Es wurden keine neuen Veranstaltungshinweise in der letzten Woche veröffentlicht
Reinventando las identidades: historia, política y comunidad 16:44 Sep 29 0 comments
Dall'anno zero dell'Irpinia 03:03 Nov 28 0 comments
The "60's" Semi-Civil War Conditions In the U.S. (and elsewhere too!) With an Anarchistic Flavor 02:55 Jul 30 0 comments
The Armenian Genocide: An Open Wound 16:52 Apr 24 0 comments
Non vogliamo discutere di fronte al nemico la loro morte 17:13 Aug 24 7 commentsmehr >>
Recent articles by Lucien van der Walt
From union renewal to a self-managed society 0 comments
Alternatives from the Ground Up 0 commentsRecent Articles about Southern Africa History
Bill Andrews and South Africa’s Revolutionary Syndicalists
southern africa | history | opinion / analysis Dienstag April 05, 2016 18:44 by Lucien van der Walt tokologo.aac at gmail dot com
Published in Tokologo: Newsletter of the Tokologo African Anarchist Collective, numbers 5/6, p. 24
If W. H. "Bill" Andrews (1870- 1950) is remembered today, it is usually as a founder and leader of the Communist Party of South Africa (CPSA, today the SACP). In that role, he served as party chair, member of the executive of the Communist International, leading South African trade unionist, visitor to the Soviet Union, and defendant in the trial of communists that followed 1946 black miners' strike.
However, in his earlier years, Andrews was a leading figure in the revolutionary syndicalist International Socialist League (ISL). Born in Britain, Andrews was a skilled metal worker and came from the unions. After a brief stint in parliament for the SA Labour Party, Andrews joined other radicals in the newly-founded ISL in 1915.
Di 22 Jan, 14:58
CPSA veteran Alan Lipman's biography online 22:50 Di 10 Apr 0 comments
The Zabalaza Anarchist Communist Federation (ZACF) of southern Africa is proud to present an online version of Alan Lipman's autobiography.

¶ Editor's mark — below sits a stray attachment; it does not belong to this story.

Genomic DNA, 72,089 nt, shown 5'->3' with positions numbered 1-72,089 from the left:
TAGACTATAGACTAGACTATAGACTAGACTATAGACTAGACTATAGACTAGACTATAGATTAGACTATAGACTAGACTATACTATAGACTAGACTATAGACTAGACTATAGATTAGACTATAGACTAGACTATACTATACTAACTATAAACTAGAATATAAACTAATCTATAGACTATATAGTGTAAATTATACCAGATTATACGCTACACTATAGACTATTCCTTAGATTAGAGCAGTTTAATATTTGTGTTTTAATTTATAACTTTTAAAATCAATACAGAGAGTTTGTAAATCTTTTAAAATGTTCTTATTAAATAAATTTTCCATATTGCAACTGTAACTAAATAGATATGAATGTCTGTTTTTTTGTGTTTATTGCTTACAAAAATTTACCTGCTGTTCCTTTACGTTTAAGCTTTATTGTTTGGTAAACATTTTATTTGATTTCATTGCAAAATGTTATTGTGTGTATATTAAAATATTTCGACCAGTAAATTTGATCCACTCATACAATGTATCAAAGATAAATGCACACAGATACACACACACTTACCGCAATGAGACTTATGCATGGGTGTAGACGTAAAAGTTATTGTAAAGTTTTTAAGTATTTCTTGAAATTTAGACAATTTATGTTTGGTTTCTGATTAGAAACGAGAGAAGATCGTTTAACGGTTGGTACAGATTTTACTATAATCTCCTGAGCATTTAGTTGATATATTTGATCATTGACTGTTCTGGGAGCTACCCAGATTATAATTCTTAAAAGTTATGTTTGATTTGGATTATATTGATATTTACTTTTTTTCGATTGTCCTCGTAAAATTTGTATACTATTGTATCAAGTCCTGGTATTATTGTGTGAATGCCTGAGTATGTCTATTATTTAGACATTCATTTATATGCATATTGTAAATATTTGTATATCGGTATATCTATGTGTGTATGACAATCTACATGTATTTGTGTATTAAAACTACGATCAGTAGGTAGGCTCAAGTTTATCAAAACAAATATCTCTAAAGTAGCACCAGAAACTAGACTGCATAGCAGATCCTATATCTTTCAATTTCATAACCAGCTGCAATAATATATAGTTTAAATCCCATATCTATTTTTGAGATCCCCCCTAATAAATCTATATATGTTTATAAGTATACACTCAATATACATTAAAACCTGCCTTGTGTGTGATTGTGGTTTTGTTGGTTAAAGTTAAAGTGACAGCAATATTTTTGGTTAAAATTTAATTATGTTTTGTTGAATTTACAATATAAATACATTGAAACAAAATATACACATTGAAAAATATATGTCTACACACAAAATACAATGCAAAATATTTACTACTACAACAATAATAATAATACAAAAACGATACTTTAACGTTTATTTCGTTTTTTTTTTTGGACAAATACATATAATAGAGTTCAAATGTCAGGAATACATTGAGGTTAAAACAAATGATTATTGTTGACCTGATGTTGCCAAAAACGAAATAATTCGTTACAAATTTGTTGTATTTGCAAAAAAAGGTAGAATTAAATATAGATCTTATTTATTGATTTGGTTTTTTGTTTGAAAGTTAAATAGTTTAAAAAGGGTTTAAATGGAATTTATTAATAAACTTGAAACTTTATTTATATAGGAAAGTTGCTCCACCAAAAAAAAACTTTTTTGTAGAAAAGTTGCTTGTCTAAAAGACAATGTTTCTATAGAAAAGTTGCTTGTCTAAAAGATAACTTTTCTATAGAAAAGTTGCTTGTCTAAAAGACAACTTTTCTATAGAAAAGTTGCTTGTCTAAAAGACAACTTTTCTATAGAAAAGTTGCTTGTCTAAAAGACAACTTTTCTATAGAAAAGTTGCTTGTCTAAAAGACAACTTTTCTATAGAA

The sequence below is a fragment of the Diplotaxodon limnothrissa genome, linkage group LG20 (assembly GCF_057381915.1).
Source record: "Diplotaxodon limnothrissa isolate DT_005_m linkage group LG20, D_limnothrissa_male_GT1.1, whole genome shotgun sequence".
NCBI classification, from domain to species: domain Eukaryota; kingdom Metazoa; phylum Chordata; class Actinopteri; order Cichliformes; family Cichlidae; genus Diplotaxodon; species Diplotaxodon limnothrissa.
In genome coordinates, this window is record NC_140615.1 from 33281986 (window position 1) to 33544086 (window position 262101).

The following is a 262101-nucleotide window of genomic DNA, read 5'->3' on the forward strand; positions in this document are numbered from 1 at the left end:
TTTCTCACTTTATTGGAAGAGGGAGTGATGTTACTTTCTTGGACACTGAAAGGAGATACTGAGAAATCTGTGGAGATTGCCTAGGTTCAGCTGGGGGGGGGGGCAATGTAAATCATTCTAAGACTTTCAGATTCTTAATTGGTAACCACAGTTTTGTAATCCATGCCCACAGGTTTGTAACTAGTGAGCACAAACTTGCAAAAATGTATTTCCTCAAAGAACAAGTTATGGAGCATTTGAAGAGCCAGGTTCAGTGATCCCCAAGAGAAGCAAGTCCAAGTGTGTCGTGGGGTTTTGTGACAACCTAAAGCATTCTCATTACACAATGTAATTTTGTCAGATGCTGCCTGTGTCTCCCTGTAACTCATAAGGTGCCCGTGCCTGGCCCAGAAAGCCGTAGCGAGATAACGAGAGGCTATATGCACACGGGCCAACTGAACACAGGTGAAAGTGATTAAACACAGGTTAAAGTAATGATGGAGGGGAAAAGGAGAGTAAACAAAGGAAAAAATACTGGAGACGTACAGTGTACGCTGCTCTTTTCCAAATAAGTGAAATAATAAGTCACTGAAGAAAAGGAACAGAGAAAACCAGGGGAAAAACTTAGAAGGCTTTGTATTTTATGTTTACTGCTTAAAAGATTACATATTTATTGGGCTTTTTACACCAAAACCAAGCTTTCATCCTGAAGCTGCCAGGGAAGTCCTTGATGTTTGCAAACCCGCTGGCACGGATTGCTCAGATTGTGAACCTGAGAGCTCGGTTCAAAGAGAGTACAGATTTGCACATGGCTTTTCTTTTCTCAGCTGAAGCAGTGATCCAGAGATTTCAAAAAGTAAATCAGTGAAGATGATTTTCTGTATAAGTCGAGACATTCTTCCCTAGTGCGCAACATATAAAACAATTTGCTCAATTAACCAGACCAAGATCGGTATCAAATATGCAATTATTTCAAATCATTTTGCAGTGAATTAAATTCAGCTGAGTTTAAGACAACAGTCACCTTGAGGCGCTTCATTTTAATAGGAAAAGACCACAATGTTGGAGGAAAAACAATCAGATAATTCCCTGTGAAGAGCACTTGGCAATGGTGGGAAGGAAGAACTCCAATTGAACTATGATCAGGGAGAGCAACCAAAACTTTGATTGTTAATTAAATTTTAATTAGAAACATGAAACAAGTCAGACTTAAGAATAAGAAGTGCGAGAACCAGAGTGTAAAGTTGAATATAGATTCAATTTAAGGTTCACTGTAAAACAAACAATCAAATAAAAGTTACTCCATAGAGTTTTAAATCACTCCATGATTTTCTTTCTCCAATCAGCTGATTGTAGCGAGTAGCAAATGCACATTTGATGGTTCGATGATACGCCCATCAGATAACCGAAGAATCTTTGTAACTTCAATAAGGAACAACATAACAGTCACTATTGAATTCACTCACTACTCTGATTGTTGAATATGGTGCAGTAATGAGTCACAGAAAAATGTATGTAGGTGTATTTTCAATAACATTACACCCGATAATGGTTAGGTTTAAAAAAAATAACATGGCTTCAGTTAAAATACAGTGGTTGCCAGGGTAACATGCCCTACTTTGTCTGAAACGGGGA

Our History of Struggle: the 1980s “Workerist-Populist” Debate Revisited Dez 09 0 comments
Today the terms “populism” and “workerism” are widely thrown about in South African political circles. Often, these terms and others (“syndicalism,” “ultra-left,” “counter-revolutionary,” “anti-majoritarian” …) have no meaning: they are just labels used to silence critics. SA Communist Party (SACP) leaders do this often. But in the 1980s, “populism” and “workerism” referred to two rival positions battling for the soul of the militant unions.
The 1976 Struggle and the Emancipation of the Future Dez 06 0 comments
The massacre of South African school children in 1976 – for protesting for instruction in their native languages and for a proper curriculum – continues to be remembered and to influence us today. It showed the brutality of the apartheid state and it left scars still felt by people today.
Anti-militarist United Fronts and Italy’s “Red week”, 1914 Sep 03 0 comments
The United Front tactic – aimed at uniting masses of workers in action and winning Communist leadership for the working class – was adopted as policy by the Communist International (Comintern) in 1921 and will be discussed later in this series. However, there are important examples of working class unity in action which predate Comintern policy and bear relevance to the united fronts discussion. One often-cited example is the united front to defend the gains of the February Revolution from a military coup in Russia in 1917, which will be discussed in the next article in this series.
This year  marks the 30th anniversary of the 1976 Soweto uprising in South Africa, which marked the start of the fall of apartheid, and inspired activists worldwide. African working youth played a leading role, and their sacrifices showed us that ordinary people can make a difference to the injustices of our world. Revolutionaries should commemorate this struggle, but also learn from its failings.
This article aims to explain, from an anarchist / syndicalist perspective, the rapid rise and fall of Julius Malema, the controversial and corrupt multi-millionaire leader of South Africa’s ruling party, the African National Congress’s (ANC’s) “youth league” (ANCYL). It is demonstrated that Malema’s posturing as radical champion of the black poor was simply a means to an end: rising higher in the ranks of the ANC, in order to access bigger state tenders and higher paying political office. The larger political implications of the Malema affair are also considered, especially the role of the ANC – as a vehicle for the accumulation of wealth and power by the rising black elite, which is centred on the state.more >>